You should consider doing something geared strongly towards the ideas of concurrency/parallelism; most of the courses that you take will probably not emphasize this as strongly as they should, so it seems like something that would be worth looking into independently.
With many-cored systems becoming the norm, it is very valuable to understand how to utilize such a system to its full capacity. The need for such system utilization will usually only come into play for intense scientific applications and - you guessed it - games. So, if you are interested in getting into game development a strong familiarity with concurrent programming could really set you apart from your peers.
The nice thing about looking into concurrency is that it can be explored in almost any language. You could develop a program to familiarize yourself in the languages with which you are already familiar; perhaps comparing the advantages and disadvantages in each. If you wanted to learn a new language you could then look into one geared towards concurrency such as erlang.
If you managed to get comfortable with concurrency in the languages you know, and learned a new language that emphasized concurrency then you could try to get down into some crazy stuff. Up to this point you probably would have just been using your regular old CPU in your programs, try moving to working with the GPU.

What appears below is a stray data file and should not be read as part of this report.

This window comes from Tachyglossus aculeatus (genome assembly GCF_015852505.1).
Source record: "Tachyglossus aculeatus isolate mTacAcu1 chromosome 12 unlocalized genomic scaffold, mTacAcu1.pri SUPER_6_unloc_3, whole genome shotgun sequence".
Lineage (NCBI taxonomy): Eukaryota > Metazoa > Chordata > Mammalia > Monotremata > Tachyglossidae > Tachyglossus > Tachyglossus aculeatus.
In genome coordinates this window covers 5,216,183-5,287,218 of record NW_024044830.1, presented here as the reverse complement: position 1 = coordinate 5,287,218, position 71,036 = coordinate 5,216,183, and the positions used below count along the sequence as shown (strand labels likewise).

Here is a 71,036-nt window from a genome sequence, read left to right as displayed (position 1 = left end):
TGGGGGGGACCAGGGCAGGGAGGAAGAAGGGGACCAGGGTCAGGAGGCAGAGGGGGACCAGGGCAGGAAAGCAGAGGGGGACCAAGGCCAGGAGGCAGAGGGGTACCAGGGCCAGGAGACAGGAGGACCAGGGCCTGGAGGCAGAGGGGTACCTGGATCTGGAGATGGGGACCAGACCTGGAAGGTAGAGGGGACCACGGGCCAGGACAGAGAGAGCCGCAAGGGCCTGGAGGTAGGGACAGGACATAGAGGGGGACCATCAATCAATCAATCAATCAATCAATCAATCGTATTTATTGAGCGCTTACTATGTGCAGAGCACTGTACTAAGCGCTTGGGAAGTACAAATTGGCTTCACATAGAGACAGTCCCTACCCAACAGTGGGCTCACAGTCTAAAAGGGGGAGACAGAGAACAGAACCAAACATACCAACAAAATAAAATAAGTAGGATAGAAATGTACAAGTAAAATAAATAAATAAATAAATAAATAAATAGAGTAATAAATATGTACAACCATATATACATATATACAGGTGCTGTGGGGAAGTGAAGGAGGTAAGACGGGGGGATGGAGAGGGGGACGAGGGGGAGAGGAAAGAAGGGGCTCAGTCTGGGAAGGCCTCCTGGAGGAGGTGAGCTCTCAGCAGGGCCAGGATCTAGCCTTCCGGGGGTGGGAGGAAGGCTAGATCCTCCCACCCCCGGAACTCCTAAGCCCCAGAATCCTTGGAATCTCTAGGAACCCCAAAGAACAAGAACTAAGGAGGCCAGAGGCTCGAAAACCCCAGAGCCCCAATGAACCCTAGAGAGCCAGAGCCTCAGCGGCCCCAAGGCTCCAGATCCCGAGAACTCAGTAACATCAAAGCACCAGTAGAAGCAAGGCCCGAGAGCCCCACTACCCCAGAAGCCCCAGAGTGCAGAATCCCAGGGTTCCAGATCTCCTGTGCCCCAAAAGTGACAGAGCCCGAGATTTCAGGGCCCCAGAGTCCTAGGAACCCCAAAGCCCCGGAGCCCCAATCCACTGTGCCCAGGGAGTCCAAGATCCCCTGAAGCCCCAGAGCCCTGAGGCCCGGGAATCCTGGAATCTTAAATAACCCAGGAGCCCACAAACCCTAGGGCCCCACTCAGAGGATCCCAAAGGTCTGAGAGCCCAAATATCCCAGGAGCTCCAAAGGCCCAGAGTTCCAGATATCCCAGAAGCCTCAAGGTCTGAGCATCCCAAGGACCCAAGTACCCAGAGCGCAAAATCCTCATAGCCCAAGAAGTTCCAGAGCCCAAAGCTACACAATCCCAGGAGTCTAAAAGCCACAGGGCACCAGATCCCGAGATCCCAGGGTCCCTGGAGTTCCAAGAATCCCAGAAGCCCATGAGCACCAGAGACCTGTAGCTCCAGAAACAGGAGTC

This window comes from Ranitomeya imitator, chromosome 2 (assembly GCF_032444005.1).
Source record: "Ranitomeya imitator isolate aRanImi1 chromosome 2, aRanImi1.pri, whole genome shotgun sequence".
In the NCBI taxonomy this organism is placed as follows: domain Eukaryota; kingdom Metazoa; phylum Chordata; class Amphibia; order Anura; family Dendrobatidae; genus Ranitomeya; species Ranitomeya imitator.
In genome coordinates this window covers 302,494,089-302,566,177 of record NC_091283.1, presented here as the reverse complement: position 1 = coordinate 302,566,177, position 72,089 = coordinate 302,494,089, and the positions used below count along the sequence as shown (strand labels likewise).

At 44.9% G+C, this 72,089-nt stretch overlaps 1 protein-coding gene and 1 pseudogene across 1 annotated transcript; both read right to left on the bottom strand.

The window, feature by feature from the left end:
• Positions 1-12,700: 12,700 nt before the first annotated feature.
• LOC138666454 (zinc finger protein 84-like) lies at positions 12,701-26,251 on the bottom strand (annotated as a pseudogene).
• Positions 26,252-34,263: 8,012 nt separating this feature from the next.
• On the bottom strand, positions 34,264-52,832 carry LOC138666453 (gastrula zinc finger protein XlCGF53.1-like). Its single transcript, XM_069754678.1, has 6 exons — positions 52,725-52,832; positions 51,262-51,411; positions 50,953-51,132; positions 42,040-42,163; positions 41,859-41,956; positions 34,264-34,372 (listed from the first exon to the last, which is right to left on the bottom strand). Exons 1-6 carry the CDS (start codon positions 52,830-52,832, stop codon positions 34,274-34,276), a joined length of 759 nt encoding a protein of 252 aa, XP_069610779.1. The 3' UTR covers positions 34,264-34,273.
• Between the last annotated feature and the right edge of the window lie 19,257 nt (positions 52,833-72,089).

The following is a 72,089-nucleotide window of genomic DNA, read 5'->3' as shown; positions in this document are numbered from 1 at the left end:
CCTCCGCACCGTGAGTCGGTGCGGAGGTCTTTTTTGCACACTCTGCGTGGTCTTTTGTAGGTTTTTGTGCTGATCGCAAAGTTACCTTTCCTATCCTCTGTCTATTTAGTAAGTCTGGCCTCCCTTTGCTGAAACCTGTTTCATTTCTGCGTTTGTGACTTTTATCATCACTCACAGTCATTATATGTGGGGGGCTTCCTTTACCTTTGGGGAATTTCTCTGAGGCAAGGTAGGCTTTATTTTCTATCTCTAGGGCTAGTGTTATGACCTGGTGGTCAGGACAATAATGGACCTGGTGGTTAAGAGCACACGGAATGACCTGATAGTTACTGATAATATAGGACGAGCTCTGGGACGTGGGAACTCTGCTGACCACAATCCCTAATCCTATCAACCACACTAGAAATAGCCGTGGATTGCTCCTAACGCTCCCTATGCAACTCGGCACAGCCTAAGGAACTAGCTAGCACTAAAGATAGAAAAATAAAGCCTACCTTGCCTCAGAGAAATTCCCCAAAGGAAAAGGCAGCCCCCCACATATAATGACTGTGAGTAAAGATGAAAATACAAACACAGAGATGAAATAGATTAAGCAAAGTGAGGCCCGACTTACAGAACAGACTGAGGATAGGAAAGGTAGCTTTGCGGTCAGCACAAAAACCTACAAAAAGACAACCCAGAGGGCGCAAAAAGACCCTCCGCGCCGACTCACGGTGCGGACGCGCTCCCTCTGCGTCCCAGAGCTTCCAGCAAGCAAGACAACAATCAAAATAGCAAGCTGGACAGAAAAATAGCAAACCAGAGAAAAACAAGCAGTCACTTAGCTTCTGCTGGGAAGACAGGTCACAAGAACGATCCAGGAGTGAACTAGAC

You could check out what the CPU was doing to handle all those threads and processes you were throwing at it. Write up stuff on the workings of semaphores, what the heck a mutex is, or maybe explore the mathematical advantages of concurrency (what impact does concurrency have on the runtime of some of the algorithms you implemented?).
Why I think concurrency could form a good program:
-With new technology it is more important to think concurrently
-Concurrent programming is important for high-intensity programs (like games)
-It will let you get more familiar with the languages you know
-You can learn a new language geared toward the concept (such as erlang)
-There is the potential to mess around with parts of the computer you probably have not messed with before (such as the GPU)
-You can do (almost) anything with concurrency. Most programs you write could be improved with concurrent programming.
-Just because your programming doesn't mean you can't write! Write papers explaining some of the stuff you have used to make your programs work correctly...
-The opportunity to do some more mathematical stuff along with coding (for example, compare runtime of concurrent vs. non-concurrent versions of an algorithm)
-...There is a lot that you can do and these are just some ideas.
Hopefully I have given you something to think about at least